Wyn Newman – User Involvement Manager
Last Thursday I attended the commemoration service at St Martin’s for people who had died during the year who were or had been homeless.
One of the 150 names read out was that of Martin. I had got to know Martin when he started coming to our Friday afternoon rough sleepers group nearly 10 years ago.
I did not know Martin beforehand but I knew he had a serious drink problem and found it difficult to cope with the busy daycentre.
The deal on a Friday afternoon is that no one is going to talk to you about your housing, your drinking, your benefits claim or any of those reasons workers usually have for starting a conversation.
Martin was a big bear of a man with a big bushy beard, a very gentle giant.
Martin was absolutely clear about two things, he was not going to stop drinking and he was not going into a hostel.
Martin drank strong lager everyday and his mood and ability to communicate depended where in his cycle of drinking you found him. When he got it wrong he would curl up in a corner and go to sleep for the afternoon. When he got it right he was articulate, funny and insightful. He could talk knowledgeably about literature and philosophy. When in the right mood Martin would enjoy his afternoon, have something to eat, get his clothes washed and have a shower. Sometimes the clothes were beyond washing so he was fitted out with something new. We saw another side of Martin, one others were not lucky enough to know about.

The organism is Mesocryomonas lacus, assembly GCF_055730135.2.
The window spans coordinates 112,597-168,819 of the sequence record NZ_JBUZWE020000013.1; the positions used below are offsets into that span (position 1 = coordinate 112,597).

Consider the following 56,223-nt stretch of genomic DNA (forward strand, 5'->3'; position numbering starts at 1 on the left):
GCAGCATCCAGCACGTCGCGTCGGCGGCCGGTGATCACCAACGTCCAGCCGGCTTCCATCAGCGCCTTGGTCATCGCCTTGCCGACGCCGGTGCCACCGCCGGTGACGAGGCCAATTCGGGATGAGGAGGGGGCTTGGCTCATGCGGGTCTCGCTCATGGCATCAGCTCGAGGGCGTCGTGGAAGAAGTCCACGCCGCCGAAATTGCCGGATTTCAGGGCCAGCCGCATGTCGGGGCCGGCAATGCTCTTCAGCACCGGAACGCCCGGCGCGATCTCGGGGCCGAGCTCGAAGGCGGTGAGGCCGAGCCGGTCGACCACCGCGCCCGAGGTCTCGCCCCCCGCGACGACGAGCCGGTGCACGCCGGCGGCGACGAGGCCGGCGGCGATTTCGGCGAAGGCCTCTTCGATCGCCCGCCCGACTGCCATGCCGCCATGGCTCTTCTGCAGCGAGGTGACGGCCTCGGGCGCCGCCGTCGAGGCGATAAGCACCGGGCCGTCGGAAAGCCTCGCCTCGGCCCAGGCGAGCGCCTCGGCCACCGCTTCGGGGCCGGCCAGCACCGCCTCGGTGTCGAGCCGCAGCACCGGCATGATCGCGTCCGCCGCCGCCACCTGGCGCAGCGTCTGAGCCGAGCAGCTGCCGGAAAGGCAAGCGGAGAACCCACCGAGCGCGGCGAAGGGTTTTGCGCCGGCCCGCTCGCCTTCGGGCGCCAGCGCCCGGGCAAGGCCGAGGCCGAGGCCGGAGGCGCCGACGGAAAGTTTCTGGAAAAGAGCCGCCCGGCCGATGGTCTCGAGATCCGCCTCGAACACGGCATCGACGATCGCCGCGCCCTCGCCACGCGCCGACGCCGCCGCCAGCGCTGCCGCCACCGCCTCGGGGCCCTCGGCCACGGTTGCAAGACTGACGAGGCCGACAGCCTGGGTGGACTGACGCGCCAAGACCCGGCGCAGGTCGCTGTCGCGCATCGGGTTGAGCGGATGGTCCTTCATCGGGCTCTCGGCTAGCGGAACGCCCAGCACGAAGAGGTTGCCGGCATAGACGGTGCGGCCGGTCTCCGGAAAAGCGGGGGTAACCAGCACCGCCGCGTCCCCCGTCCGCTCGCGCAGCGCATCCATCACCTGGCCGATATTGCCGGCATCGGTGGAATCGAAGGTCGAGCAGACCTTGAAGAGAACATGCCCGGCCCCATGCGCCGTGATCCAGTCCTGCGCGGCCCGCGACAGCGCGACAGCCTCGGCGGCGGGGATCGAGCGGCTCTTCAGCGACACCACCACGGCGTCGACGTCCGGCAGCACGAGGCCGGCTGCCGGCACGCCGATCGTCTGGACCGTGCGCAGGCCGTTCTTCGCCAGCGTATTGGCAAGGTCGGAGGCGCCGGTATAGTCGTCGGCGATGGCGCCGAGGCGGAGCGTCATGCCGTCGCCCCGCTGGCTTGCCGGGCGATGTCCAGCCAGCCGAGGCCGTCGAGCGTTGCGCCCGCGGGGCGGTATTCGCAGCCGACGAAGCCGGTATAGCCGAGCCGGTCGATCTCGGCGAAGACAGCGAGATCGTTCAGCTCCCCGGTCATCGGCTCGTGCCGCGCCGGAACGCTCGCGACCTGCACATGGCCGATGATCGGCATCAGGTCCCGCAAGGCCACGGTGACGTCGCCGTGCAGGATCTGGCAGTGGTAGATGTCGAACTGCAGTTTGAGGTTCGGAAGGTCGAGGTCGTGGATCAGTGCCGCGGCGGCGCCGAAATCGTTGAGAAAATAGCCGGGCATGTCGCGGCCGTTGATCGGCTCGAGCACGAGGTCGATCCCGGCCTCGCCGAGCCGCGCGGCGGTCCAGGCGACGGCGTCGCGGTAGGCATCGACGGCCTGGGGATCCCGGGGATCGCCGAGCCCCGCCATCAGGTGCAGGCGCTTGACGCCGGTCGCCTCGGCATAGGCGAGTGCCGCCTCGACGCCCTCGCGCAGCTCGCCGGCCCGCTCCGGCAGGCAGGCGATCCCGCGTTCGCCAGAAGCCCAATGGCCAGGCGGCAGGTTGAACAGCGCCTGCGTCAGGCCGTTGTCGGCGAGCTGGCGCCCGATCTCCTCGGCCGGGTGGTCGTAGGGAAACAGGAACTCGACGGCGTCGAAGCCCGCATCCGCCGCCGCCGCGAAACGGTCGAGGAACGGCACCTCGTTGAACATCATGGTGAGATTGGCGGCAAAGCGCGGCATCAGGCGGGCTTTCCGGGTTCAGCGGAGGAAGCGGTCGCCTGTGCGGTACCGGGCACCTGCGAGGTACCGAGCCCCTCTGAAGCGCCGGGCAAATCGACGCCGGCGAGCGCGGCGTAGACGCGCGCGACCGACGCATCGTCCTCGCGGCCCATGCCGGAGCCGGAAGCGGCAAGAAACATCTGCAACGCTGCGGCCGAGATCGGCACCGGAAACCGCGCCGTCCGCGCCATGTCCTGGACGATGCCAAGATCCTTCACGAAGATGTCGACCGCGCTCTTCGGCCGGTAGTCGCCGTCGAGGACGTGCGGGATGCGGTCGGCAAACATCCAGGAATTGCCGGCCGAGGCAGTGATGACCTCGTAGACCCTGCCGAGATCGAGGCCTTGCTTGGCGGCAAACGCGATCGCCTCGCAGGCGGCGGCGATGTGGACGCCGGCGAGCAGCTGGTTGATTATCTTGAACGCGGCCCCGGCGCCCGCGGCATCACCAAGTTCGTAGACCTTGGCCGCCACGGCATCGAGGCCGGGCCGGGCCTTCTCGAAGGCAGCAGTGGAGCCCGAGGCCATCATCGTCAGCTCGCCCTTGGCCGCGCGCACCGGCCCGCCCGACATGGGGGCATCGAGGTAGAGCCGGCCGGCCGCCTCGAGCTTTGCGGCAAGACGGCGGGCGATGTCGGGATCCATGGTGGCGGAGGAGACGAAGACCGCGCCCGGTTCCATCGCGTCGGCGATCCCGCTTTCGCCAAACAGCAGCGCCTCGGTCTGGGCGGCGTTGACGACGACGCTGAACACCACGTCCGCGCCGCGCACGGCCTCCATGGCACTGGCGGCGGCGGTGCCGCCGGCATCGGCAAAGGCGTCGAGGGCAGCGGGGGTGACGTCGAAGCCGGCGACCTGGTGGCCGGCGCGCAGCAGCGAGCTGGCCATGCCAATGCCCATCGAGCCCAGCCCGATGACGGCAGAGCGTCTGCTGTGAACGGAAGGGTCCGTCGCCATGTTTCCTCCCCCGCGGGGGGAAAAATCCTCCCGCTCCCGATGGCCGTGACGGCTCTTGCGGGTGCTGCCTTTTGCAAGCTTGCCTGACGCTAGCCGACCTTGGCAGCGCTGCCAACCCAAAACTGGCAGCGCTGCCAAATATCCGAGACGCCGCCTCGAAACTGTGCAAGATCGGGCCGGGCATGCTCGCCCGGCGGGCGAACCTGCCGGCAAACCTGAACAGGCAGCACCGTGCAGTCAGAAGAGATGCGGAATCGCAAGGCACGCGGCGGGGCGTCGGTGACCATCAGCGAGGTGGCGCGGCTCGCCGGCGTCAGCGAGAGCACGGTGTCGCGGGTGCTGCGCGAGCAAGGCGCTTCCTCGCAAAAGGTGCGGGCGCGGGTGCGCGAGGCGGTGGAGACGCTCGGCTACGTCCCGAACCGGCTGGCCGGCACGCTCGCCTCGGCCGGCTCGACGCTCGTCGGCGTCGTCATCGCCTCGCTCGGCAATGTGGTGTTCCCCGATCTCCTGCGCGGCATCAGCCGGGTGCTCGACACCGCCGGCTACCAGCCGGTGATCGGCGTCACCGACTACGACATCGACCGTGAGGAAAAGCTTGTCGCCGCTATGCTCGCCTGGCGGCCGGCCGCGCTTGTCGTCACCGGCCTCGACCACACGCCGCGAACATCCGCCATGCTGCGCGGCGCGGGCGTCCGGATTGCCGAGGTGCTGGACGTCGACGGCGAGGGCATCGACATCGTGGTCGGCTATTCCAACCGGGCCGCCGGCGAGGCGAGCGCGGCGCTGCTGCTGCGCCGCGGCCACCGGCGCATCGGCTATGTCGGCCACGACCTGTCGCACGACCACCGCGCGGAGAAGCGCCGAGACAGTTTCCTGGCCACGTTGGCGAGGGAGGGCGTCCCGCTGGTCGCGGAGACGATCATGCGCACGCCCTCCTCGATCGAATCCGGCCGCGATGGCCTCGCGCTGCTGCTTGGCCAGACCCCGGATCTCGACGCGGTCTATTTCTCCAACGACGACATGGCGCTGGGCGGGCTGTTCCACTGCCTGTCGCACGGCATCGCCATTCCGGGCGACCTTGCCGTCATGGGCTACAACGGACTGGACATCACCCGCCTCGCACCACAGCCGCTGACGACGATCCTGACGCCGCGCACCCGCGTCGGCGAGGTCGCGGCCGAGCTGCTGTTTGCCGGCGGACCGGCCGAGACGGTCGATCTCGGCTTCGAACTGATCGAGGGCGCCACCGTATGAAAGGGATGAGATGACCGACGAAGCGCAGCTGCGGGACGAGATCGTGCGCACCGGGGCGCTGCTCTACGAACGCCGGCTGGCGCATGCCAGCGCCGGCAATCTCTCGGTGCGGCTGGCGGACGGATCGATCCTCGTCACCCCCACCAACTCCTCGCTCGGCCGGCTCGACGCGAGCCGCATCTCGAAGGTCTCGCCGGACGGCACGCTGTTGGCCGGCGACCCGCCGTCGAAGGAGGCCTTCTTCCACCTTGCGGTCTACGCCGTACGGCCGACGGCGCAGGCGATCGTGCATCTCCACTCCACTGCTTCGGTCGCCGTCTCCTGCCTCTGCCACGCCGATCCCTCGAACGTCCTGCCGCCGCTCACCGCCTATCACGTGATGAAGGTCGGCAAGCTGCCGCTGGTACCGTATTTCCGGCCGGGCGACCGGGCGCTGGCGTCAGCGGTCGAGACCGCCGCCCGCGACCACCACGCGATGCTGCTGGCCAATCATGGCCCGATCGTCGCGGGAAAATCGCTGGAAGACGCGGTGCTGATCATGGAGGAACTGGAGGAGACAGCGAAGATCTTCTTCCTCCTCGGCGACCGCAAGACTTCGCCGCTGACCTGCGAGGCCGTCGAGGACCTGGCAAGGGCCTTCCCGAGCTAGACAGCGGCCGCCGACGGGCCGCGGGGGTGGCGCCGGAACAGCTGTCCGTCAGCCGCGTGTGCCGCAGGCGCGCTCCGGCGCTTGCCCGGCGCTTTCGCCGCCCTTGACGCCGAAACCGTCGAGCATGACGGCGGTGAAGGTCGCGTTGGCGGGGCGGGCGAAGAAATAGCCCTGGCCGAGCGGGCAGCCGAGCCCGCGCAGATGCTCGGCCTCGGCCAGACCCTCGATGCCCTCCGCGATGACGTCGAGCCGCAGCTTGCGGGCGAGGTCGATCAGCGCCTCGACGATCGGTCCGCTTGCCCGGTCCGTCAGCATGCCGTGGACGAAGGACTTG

I know he had been fished out of the Thames on at least one occasion and I accepted that he would probably end his days on the street.
At the time we were very lucky to have a volunteer reflexologist who attended the group, called Faith. Faith was infinitely patient with people. She spent time getting to know people. She would build trust with the people who then chose to find out about reflexology. Martin was not keen on the idea but eventually succumbed to Faith’s persistence.
In my view this was the start of the changes that occurred in Martin’s life. He struggled with the therapy. It would reveal deeply hidden fears that Martin had kept well hidden for many many years. He would tell me he would not have the therapy again because of the feelings it produced, but Martin did have the therapy again. He had to deal with these feelings if he wanted to experience the benefits of the reflexology. He was making a very real and hard choice.
Martin never stopped drinking but he did eventually move into St Martin’s House in Clapham. Martin enjoyed the independence that the house offered and Matthew and Lynn were around when needed. When his health deteriorated he moved to a care home. I visited Martin a few times in Clapham but then lost track of him until I heard of his death earlier this year. I feel privileged to have known Martin.